Core Activities

Through its activities, SPGS III Project aims at helping to develop and strengthen the commercial forestry sector in Uganda by providing grants for commercial plantation establishment and relevant technical assistance. The Project envisages a vibrant sector, with a critical mass of quality forest plantations, favorable policy environment, and increased capacity to process forest products such as timber, for a competitive market. SPGS III provides the following support to boosting the commercial forestry sector:


Grants for commercial forest establishmentSPGS III Project provides grants to private individuals and companies with the interest and capability to establish commercial tree plantations. The grants are conditional, retrospective and based on the principle of co-investment, where by payment is made upon satisfactory completion of set operations (planting, pruning, thinning). The Project targets establishment of 25 000 Hctares (Ha) of new plantations by small (15 – 100Ha), medium (101 – 500Ha), and large (501 - 3000Ha) scale growers. Each applicant must have a technically sound Forest Management Plan based on SPGS III guidelines, covering operational, social, and environmental aspects. Click here for SPGS III Quality Standards.


Establishment of plantations for wood energy and sawlogs

Wood fuel (firewood and charcoal) is the primary source of energy in Uganda, accounting for 90 percent of the energy consumption. FAO estimates that wood fuel will continue to be the dominant source of energy in Uganda for the foreseeable future, supplying at least 75 percent of total energy consumption. As such, SPGS III Project is supporting planting of woodlots to provide wood fuel, targeting establishment of 2 500Ha by private and government institutions. Each wood energy plantation is no less than five hectares and not more than 25Ha.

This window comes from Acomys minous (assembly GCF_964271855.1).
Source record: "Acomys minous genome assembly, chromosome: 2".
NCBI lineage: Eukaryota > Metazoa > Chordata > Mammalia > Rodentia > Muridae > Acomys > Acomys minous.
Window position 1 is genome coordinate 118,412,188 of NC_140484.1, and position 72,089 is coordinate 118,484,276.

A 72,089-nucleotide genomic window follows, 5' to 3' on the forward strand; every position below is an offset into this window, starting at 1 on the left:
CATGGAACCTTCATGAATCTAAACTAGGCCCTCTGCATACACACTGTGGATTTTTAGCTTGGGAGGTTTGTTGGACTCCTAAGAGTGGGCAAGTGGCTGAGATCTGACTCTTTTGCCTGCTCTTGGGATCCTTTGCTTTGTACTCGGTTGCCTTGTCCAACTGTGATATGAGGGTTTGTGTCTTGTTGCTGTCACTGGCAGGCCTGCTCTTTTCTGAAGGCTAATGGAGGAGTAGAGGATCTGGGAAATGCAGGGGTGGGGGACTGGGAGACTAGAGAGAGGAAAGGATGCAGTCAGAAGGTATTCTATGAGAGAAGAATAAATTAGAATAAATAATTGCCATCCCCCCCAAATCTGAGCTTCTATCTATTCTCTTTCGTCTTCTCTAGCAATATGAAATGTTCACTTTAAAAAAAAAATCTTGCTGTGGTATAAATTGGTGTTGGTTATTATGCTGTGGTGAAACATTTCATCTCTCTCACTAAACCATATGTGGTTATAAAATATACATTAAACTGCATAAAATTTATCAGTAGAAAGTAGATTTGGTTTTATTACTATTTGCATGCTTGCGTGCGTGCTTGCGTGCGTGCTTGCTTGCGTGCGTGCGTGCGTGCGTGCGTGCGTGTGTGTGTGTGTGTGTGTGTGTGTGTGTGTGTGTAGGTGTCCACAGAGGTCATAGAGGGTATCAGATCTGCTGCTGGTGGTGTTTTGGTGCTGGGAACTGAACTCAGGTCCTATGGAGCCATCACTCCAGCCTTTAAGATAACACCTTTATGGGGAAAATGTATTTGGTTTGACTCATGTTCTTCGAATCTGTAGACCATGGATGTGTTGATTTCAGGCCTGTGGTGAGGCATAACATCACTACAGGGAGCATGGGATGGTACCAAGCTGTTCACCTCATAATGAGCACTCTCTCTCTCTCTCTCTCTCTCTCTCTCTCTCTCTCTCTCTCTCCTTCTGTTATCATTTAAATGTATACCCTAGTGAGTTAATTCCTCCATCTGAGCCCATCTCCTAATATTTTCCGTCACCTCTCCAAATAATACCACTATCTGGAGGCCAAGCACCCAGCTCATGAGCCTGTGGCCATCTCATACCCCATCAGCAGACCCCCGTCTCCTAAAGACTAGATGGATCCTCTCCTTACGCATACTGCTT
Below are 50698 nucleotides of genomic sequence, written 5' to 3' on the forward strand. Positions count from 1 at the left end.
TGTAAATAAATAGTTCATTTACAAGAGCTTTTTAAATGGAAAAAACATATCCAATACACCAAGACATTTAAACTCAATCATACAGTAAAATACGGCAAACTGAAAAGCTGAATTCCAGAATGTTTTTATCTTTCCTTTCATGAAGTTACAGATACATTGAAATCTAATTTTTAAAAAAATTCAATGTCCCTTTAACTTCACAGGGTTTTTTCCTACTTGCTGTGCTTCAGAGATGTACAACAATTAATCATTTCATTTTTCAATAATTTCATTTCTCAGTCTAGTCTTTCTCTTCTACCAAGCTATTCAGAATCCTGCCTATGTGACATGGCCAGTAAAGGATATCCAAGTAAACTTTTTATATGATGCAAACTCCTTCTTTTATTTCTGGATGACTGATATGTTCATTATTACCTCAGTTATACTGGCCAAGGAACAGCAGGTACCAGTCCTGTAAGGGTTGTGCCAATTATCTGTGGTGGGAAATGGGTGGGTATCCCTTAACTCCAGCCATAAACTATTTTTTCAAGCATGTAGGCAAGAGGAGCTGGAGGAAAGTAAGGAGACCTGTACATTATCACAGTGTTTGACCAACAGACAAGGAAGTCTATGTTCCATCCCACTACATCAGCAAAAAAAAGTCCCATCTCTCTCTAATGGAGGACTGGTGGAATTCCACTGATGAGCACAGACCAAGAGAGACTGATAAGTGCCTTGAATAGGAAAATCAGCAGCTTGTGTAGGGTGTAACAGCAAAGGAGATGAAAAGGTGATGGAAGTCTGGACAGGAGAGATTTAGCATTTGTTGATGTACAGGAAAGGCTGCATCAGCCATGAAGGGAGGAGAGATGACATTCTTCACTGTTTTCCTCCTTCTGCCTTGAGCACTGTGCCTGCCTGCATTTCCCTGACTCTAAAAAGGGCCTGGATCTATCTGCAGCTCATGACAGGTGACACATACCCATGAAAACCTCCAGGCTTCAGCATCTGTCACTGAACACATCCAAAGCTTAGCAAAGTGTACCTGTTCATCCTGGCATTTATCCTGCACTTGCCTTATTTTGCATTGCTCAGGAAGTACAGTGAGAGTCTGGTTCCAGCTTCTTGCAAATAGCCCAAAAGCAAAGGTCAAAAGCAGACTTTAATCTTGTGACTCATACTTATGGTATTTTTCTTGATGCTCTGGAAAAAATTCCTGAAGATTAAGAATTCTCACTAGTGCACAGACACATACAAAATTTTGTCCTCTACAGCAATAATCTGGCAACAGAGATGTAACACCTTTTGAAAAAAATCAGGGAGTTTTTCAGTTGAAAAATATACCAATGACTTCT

Support to tree establishment by community groups

SPGS III is supporting rural community groups and small holder tree growers who have limited ability to access inputs, particularly planting material (seedlings and cuttings), to establish quality plantations to a maximum on 4 000 Hectares. The Project provides seedlings to community groups/associations with a minimum of 20 members and with small land areas of up to four Hectares. Each community group receives a maximum of 12 500 seedlings. The groups also receive technical support through practical in-field training and exchange visits to other communities, with whom they share knowledge and experiences. Community members are then expected to plant and maintain the forests.


Tree nursery and forest contractor certification

SPGS III implements a voluntary, private nursery certification program, in which participating tree nurseries and audited and given certification based on compliance with a set of quality standards. These standards include: use of improved seed or hybrid cuttings, production of quality planting material and production practices which are technically, environmentally, economically and socially acceptable. The nursery certification program ensures that tree growers have access to high quality planting material to support healthy and productive plantations. A participating nursery should have the capacity to raise at least 100 000 high quality seedlings in one season and should use seeds obtained from an FAO recommended source. SPSG III also provides technical assistance to nursery operators through the program. By 2017, there were 66 FAO/SPGS III certified commercial nurseries in Uganda. See list of certified nurseries here.Additionally, SPGS III has certified 40 contractors to support tree growers in establishment and management of their plantations. See list of certified contractors here.